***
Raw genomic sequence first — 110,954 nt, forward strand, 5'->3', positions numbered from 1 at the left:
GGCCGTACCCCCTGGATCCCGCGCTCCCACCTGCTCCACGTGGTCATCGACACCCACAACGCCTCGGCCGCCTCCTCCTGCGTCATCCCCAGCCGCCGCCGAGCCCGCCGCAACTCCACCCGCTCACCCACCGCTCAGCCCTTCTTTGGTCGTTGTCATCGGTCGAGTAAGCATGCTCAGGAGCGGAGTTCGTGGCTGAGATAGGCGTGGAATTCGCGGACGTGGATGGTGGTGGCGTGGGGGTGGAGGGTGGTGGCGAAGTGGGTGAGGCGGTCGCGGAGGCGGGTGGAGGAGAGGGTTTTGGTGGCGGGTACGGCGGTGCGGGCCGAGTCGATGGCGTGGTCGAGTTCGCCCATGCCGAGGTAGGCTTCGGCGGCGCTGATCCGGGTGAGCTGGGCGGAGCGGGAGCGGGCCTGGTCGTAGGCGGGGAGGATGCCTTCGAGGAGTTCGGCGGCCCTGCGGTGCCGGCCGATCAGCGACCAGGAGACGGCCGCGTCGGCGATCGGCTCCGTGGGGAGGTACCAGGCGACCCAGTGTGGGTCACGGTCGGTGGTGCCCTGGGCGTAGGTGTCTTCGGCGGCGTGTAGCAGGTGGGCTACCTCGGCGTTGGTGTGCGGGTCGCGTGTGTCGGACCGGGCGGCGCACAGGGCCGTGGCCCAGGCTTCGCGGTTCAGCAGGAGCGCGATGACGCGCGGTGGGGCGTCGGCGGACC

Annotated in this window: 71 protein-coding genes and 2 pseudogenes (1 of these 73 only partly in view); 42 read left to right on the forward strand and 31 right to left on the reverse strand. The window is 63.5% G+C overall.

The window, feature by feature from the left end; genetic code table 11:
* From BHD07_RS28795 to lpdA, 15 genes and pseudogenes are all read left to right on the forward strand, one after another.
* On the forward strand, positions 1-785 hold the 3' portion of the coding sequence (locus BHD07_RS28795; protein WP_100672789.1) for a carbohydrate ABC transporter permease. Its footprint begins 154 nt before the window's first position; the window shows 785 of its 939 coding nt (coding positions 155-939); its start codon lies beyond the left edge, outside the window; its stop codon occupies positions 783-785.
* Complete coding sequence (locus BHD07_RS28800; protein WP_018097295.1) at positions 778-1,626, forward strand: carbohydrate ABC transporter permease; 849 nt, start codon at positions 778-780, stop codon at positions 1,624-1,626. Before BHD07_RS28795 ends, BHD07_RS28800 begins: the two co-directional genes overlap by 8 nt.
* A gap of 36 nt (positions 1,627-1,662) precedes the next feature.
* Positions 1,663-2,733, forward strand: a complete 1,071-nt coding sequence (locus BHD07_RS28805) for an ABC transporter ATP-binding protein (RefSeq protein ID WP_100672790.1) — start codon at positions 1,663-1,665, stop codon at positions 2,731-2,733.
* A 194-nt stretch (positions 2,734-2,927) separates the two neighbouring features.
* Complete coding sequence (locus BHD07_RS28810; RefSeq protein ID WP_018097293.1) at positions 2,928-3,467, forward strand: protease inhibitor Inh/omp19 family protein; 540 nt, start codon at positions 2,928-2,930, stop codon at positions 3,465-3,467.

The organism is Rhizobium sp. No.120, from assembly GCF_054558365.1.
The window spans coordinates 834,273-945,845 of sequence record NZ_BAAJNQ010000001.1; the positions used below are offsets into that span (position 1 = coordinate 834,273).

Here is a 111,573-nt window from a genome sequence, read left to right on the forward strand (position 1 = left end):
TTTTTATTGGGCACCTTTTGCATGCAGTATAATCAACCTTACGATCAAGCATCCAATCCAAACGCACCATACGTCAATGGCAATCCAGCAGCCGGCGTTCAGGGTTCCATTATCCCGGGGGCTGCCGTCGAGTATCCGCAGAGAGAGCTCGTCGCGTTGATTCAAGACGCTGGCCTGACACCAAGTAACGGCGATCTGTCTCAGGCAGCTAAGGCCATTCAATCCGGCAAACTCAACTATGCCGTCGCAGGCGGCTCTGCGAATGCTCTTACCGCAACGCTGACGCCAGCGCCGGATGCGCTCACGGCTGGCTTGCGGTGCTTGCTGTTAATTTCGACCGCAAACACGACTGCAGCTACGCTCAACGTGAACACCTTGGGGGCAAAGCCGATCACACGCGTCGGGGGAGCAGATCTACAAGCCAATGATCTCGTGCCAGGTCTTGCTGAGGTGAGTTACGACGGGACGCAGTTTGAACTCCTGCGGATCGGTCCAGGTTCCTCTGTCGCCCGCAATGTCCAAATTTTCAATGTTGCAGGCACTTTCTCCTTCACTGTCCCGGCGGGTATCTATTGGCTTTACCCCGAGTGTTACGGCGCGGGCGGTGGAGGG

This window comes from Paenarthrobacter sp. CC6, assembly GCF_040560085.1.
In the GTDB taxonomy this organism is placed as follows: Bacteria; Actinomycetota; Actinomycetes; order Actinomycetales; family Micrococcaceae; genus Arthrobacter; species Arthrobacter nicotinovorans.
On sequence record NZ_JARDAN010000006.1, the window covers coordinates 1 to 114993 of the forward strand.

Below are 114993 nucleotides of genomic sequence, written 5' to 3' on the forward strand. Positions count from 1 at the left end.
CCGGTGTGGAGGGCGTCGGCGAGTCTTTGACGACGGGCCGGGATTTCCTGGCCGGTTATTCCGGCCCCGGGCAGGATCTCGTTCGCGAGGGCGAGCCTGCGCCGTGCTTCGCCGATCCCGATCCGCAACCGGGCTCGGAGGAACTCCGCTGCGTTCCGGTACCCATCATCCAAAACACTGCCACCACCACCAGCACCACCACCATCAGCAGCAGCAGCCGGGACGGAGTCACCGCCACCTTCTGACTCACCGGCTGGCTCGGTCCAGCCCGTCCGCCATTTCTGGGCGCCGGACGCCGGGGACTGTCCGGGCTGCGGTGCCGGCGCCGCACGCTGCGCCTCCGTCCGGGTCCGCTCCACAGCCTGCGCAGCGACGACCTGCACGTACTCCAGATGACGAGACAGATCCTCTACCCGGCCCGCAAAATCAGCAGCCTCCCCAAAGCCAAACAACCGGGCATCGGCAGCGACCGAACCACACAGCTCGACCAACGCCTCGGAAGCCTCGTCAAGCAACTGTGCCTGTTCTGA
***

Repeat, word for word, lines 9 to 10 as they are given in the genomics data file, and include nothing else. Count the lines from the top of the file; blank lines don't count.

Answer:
* Positions 1,663-2,733, forward strand: a complete 1,071-nt coding sequence (locus BHD07_RS28805) for an ABC transporter ATP-binding protein (RefSeq protein ID WP_100672790.1) — start codon at positions 1,663-1,665, stop codon at positions 2,731-2,733.
* A 194-nt stretch (positions 2,734-2,927) separates the two neighbouring features.